HN: What did you do before joining Extreme Startups? What aspects of that experience would you say contributed most to your success in your current role?

SS: Immediately prior to co-founding Extreme Startups I was running the international mandate for the CVCA – Canada’s Venture Capital and Private Equity Association. I was working with Canadian VC and PE funds with their international programming – fundraising, syndications, and association-to-association collaborations. I was doing this as a member of Canada’s foreign service community (meaning I was a diplomat on secondment to the CVCA). As a diplomat I had the distinct pleasure of representing Canada abroad focusing mainly on advancing our commercial and trade interests in international markets. Most recently I served as Head of Consulate in San Diego, California. It was in California where I really developed a taste for technology investing and really got to see the opportunities in front of Canadian entrepreneurs.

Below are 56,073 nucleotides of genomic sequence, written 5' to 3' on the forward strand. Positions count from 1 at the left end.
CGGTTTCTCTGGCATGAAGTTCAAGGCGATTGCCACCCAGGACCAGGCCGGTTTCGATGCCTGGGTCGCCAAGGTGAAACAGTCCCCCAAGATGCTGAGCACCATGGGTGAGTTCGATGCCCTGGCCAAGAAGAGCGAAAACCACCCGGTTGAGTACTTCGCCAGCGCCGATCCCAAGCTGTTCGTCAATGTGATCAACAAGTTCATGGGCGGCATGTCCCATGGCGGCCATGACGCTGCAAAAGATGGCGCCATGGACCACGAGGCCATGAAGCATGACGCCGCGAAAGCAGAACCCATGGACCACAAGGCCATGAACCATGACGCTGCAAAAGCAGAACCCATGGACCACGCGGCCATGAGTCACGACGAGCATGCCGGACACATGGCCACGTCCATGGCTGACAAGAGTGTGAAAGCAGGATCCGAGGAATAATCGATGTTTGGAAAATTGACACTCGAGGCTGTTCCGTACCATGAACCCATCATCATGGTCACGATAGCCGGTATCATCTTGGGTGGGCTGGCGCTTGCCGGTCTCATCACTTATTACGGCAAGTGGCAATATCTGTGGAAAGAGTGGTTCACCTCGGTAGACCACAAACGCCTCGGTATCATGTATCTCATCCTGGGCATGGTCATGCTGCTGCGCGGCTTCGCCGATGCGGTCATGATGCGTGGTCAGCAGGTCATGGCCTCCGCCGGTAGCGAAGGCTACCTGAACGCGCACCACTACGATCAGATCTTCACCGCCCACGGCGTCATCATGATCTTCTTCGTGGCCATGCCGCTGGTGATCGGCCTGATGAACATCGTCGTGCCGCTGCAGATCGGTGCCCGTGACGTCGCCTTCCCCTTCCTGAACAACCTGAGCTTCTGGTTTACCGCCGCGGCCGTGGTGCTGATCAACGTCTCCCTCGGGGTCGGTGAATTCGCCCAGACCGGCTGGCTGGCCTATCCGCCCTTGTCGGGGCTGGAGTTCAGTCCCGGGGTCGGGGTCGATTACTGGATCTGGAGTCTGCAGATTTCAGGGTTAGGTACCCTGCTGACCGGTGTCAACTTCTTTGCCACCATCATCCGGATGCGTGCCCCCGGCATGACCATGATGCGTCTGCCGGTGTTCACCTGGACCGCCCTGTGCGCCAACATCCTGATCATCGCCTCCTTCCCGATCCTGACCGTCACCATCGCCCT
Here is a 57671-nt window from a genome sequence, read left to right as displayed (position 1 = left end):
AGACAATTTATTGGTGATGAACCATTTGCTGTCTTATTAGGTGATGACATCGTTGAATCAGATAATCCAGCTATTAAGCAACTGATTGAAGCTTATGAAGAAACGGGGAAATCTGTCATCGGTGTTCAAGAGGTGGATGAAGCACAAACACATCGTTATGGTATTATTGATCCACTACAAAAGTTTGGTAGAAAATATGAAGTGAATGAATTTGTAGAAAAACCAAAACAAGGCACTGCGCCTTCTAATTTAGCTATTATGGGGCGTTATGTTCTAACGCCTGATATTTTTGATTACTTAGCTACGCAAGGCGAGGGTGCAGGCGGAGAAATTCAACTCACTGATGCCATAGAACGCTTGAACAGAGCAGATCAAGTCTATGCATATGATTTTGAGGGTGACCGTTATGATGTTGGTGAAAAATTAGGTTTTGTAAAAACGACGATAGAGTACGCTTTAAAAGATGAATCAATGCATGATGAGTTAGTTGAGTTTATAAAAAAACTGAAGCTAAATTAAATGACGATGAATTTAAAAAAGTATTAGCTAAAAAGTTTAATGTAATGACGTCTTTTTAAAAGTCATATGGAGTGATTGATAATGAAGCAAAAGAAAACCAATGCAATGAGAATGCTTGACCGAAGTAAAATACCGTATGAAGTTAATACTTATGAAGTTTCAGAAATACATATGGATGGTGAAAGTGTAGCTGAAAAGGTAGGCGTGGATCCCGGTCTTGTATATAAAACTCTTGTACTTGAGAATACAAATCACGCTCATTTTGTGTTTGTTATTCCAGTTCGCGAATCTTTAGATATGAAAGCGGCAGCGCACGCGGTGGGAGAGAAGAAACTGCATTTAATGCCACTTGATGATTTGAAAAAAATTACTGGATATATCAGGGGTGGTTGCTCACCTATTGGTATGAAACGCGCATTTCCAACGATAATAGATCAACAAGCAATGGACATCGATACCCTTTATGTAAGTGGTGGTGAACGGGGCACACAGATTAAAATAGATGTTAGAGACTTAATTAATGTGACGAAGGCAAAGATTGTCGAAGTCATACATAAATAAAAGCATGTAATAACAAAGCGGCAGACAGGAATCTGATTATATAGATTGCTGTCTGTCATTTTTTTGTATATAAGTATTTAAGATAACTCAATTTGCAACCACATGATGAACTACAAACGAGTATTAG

HN: What do you like most about what you do?

SS: I really enjoy the relationships I have been building and the intersection of technology and investment. Fundamentally I enjoy connecting people and I guess the title i have of “Chief Connector” is a pretty good one come to think of it.

connected

 

HN: Are there any types of business models/companies/verticals you absolutely refuse to invest in? How come?